The film is an adaptation of Frank Miller’s story “Batman: Year One” from 1987 in the main Batman title, featured in issues #404–407. It was released on October 18, 2011, the same day as Batman: Arkham City.

One of the best possible adaptations.

Justice League: Doom

Justice League: Doom, a sequel to Justice League: Crisis on Two Earths, is a loose adaptation of Mark Waid’s JLA story arc, “JLA: Tower of Babel” wherein the Legion of Doom is formed to eliminate the Justice League using protocols created by Batman to take down the group should its members ever go rogue.  It was released on February 28, 2012.

Fine, its fun, though played pretty safe.

Superman vs. The Elite

Superman Versus The Elite is the second 2012 release and is based on “What’s So Funny About Truth, Justice & the American Way?” It was released on June 12, 2012.

This one was a bit of a miss, based on a social commentary story that didn’t mesh well 10 years later.

Batman: The Dark Knight Returns

A two-part adaptation of Frank Miller’s The Dark Knight Returns was in the works. The film is set in the same continuity as Batman: Year One. Part 1 concentrated on Two Face and Mutant Gang arcs of the graphic novel and was released on September 25, 2012. Part 2 concentrated on the Joker and Superman arcs of the graphic novel and was released on January 29, 2013.

This is a favorite for many people for good reason.

Superman: Unbound

Adaptation of the 2008 story arc Superman: Brainiac by Geoff Johns and Gary Frank, The film was released on Blu-ray on May 7, 2013. This was the first DC Universe Animated Original Movie not to be produced by Bruce Timm.

Entertaining, but Superman’s animation budget isn’t as high as other heroes it seems.

Justice League: The Flashpoint Paradox

The film was released on July 30, 2013.

So So SOOOOO well done.

Justice League: War

War was released on February 4, 2014. The film is based on Geoff Johns and Jim Lee’s “Origin” storyline. In September 2011, The New 52 rebooted DC’s continuity, and this is the first animated movie from the DC Universe based on The New 52. A mid credits scene at the end of the movie alludes to a follow up movie involving Atlantis.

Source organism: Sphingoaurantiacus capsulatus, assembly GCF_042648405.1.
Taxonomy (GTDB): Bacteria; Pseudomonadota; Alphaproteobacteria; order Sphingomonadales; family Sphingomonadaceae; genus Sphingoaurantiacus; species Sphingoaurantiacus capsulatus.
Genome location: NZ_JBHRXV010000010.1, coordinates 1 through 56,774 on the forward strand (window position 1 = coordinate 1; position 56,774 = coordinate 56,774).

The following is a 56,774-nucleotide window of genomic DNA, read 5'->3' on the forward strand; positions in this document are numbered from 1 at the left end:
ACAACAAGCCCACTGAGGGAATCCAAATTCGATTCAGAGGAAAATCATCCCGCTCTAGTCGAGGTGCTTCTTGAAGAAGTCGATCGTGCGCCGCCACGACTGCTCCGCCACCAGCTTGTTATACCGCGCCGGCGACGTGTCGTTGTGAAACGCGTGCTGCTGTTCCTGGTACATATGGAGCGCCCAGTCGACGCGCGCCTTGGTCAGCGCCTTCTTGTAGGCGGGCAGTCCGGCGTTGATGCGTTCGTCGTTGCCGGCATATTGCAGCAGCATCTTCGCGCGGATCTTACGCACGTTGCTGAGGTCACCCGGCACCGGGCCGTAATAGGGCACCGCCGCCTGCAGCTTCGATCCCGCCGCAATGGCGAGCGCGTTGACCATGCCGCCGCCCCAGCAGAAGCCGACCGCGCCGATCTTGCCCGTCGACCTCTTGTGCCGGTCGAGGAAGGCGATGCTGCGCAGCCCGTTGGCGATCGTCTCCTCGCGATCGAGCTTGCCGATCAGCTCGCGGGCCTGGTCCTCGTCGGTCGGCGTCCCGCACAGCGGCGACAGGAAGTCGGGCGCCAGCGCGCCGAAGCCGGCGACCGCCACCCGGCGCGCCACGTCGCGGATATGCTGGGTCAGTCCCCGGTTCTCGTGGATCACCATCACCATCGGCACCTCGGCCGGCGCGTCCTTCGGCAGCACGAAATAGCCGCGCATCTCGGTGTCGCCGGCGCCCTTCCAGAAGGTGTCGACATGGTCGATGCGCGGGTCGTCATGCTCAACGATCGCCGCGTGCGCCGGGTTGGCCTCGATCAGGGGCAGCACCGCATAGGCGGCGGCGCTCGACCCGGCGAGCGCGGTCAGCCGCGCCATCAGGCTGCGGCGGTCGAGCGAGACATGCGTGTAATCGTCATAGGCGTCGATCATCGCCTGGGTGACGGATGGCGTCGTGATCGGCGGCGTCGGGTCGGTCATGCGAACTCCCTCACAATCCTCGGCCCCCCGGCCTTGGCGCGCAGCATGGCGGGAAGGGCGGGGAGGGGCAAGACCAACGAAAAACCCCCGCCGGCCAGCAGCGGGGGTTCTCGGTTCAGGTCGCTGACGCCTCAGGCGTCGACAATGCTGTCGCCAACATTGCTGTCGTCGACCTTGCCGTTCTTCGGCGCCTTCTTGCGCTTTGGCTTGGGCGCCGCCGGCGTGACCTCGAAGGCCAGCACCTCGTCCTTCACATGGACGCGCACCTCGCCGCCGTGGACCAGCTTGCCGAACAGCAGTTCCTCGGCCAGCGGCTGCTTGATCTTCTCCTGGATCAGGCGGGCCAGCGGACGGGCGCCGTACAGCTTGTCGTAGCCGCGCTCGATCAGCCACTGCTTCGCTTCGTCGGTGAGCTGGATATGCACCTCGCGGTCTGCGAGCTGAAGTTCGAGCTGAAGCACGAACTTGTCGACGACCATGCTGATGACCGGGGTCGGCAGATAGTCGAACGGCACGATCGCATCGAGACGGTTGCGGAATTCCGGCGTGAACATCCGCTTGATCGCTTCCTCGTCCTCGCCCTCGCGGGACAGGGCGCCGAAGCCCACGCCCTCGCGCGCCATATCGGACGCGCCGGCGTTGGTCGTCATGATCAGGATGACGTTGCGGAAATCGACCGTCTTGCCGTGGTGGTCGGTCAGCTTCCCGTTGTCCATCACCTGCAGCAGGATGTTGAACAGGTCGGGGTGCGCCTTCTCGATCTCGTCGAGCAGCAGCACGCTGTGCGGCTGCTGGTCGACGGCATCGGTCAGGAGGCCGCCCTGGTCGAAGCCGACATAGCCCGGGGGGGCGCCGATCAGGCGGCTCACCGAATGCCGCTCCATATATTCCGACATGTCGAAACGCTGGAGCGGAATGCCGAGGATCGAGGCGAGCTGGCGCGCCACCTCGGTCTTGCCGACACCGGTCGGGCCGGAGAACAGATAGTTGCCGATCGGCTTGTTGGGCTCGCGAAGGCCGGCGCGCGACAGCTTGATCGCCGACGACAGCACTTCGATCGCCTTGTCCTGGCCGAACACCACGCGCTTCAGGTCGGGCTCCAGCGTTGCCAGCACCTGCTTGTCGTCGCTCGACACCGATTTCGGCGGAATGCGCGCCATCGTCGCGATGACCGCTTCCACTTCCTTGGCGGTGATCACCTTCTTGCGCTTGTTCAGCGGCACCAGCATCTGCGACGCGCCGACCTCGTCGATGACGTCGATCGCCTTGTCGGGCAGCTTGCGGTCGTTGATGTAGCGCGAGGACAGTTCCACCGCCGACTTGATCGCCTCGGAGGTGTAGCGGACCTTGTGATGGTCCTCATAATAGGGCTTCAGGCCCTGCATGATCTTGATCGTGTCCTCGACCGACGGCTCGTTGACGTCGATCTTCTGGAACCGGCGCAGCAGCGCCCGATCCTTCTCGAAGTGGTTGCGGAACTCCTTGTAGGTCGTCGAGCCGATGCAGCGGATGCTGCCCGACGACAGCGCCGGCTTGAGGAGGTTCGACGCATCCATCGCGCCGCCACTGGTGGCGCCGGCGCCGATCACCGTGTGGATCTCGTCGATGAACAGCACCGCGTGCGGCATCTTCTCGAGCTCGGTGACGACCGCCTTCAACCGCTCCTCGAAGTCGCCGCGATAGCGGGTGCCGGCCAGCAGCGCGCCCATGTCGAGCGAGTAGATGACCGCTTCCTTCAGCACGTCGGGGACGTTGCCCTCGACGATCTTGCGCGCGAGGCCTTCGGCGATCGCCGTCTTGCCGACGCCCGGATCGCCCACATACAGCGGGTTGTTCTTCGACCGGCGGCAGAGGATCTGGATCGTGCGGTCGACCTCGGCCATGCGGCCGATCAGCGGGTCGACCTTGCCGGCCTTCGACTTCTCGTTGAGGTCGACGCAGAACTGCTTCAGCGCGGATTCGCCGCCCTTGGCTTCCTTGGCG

Mostly a big action team-up for New 52 – if thats all you expect, its good.

Son of Batman

The film is based on Grant Morrison’s “Batman and Son” storyline. The film was released on May 6, 2014.

Your enjoyment of this movie will come down to how much you like or dislike the character of Damian Wayne.

Batman: Assault on Arkham

The film takes place in the same universe as the Batman: Arkham video game franchise. The film was released digitally on July 29, 2014, and given a physical release on August 12, 2014.

Great for fans of the game.

Justice League: Throne of Atlantis

The film is based on the 2012 storyline of the same name by Geoff Johns and Ivan Reis. It is a sequel to Justice League: War. The film was released digitally on January 13, 2015, and physically on January 27, 2015.

Fine but formulaic.

Batman vs. Robin

Although the Court of Owls is set to appear, Batman vs. Robin is not an adaptation of the Court of Owls storyline from the comics.

Your enjoyment depends on your liking Damian Wayne – who I happen to find interesting.

Justice League: Gods and Monsters

The movie, featuring an original plot. The film was released on July 28, 2015.

A little all over the place, but fun.

Batman: Bad Blood

The story is original and not based on any comic book story. It was also revealed that the film will feature Batwoman, as well as Batwing. The film was released digitally on January 20, 2016 and on physical media on February 2, 2016.

Again, depends on if you like Damian or not.

Justice League vs. Teen Titans

Feature the Justice League and the Teen Titans. It was released on March 29, 2016.

This one comes across as a lot more juvenile than many of the others here, but I enjoy it.

Batman: The Killing Joke

Adaptation of The Killing Joke. The premiere was at the San Diego Comic-Con on July 22, 2016. Originally intended to be released directly on home video, the film was instead released simultaneously in theaters, on home video, and digitally on July 26, 2016, before a DVD and Blu-ray release on August 2, 2016.

Fun, but a bit dragged out.

Justice League Dark

An adaptation of Justice League Dark where the titular group will unite to deal with heavenly forces that the Justice League can’t handle. The Justice League will also have new members with them. The film was digitally released on January 24, 2017 and on DVD and Blu-ray on February 7, 2017.

Mostly a quick origin for some New 52 characters.

Teen Titans: The Judas Contract

At the San Diego Comic-Con International in 2006, an animated film based on the comic book story arc The Judas Contract was announced. The film had its world premiere at Anaheim’s WonderCon on March 31, 2017. Teen Titans: The Judas Contract was then scheduled for release via digital download on April 4, 2017, and straight-to-DVD and Blu-ray on April 18, 2017.

Fun, and surprisingly dark considering the other more kid-friendly Teen Titans titles.

Batman and Harley Quinn

A new original story by Bruce Timm. The film was released on digital on August 15, 2017 before releasing on DVD and Blu-ray on August 29.

A great homage to the Animated Batman series and super funny.

Batman: Gotham by Gaslight

A film based on the Elseworlds story Gotham by Gaslight.

Fine, interesting but nothing super memorable.

Suicide Squad: Hell to Pay

This film is the first Suicide Squad story in the DC Animated Movie Universe continuity. Although Batman: Assault on Arkham previously featured the Suicide Squad, that film is set in the Batman: Arkham video game universe.


Upcoming films

The Death of Superman & Reign of the Supermen

Justice League vs the Fatal Five

Batman: Hush

Wonder Woman: Bloodlines


 

Den of Geek Guide to Movies

EW Viewing Order

All Timelines